If I had read that ages ago, I think I would have shifted my thinking much earlier than it did, so I’m really pleased that Bracken is bringing to light the difficulties women have been facing for centuries to a young, modern audience. Not that her audience isn’t aware of it, but I’ve noticed lately in the classes I teach that some of the young women believe that they’ve always had the rights and advantages they have now, and I have to explain to them that within the last thirty or forty years we’ve progressed so much and that we still have so much to work for.

This is a super enjoyable romance-y time travel (with some logic!) novel that’s sure to appeal to fans of Sarah J. Maas, Susan Dennard, and Marissa Meyer.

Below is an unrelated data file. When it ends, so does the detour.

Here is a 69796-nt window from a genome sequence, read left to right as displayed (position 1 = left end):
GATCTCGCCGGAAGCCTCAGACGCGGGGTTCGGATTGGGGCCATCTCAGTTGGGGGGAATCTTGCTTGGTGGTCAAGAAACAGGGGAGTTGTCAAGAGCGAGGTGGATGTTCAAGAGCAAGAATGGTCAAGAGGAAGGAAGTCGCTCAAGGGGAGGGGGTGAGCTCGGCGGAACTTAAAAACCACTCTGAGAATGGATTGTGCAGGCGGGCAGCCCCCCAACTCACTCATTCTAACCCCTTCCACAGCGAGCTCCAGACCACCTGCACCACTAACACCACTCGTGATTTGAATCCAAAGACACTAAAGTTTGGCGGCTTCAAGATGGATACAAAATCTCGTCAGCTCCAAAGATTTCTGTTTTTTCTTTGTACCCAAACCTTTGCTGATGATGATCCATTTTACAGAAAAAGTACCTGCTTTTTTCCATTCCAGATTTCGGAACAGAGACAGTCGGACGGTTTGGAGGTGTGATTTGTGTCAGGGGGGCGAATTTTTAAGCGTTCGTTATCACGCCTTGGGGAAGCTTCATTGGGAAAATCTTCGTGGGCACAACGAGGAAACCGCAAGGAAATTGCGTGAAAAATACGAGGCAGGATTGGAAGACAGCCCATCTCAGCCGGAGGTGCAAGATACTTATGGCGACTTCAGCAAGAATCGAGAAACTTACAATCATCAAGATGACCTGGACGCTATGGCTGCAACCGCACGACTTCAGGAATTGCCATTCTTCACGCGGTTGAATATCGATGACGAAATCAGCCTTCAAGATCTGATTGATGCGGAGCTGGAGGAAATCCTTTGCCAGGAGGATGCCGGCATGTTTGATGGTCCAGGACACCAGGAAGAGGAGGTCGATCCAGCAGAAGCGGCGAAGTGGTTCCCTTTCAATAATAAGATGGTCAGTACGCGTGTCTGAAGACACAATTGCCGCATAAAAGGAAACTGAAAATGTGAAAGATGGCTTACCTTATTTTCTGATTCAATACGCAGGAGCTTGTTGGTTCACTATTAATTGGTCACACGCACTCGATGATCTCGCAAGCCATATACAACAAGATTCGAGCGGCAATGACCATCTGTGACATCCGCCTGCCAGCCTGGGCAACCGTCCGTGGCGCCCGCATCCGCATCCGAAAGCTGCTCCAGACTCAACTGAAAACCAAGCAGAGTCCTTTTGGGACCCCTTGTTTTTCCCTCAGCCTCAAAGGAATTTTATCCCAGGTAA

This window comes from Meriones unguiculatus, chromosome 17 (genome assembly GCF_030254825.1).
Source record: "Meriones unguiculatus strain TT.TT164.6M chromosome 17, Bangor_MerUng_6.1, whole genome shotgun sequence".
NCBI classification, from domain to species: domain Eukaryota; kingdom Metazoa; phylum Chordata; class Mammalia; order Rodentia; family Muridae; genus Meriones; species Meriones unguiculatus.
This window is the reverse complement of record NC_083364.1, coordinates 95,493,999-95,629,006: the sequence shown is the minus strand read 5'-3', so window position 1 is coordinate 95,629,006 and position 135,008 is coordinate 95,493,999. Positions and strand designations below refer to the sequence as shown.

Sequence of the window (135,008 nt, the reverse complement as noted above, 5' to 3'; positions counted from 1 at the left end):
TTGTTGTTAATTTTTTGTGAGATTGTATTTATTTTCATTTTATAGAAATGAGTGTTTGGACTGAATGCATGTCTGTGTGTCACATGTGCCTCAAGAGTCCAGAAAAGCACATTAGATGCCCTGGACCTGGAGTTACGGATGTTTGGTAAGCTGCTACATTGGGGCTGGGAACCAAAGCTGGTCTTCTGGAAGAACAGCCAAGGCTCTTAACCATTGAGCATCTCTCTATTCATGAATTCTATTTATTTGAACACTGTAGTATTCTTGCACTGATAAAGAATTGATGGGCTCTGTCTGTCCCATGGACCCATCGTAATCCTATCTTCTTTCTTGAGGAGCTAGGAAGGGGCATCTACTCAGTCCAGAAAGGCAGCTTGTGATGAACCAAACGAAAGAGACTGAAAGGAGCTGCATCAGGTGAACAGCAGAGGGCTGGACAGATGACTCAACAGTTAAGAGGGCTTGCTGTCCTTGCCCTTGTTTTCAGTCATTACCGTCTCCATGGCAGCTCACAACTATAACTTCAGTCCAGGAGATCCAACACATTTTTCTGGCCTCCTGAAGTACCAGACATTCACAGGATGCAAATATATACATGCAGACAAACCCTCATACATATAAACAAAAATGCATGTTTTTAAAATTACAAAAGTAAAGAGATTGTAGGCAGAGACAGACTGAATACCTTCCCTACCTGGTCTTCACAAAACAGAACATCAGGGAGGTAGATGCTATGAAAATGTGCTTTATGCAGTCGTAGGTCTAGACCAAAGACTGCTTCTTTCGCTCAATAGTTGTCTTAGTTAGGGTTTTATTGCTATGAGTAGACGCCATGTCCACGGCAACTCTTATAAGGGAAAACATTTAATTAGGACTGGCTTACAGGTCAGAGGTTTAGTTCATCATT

I received a copy from Netgalley for my honest review.

Truthwitch, by Susan Dennard

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Truthwitch, by Susan DennardTitle: Truthwitch by Susan Dennard
Series: The Witchlands #1
Published by Tor Teen
Published: January 5th 2016
Genres: Young Adult, Fantasy
Pages: 416
Format: Hardcover
Source: Library
AmazonBook Depository
Goodreads

It wasn’t freedom she wanted. It was belief in something—a prize big enough to run for and to fight for and to keep on reaching toward no matter what.

I rarely seem to see fantasy geared toward younger female readers that focuses on the friendship between the female protagonists rather than focusing mostly or entirely on the relationships with boys that the girls have. Sure, there are elements of romance in this book, but I feel as if that romance is overshadowed by the importance of a strong bond of friendship.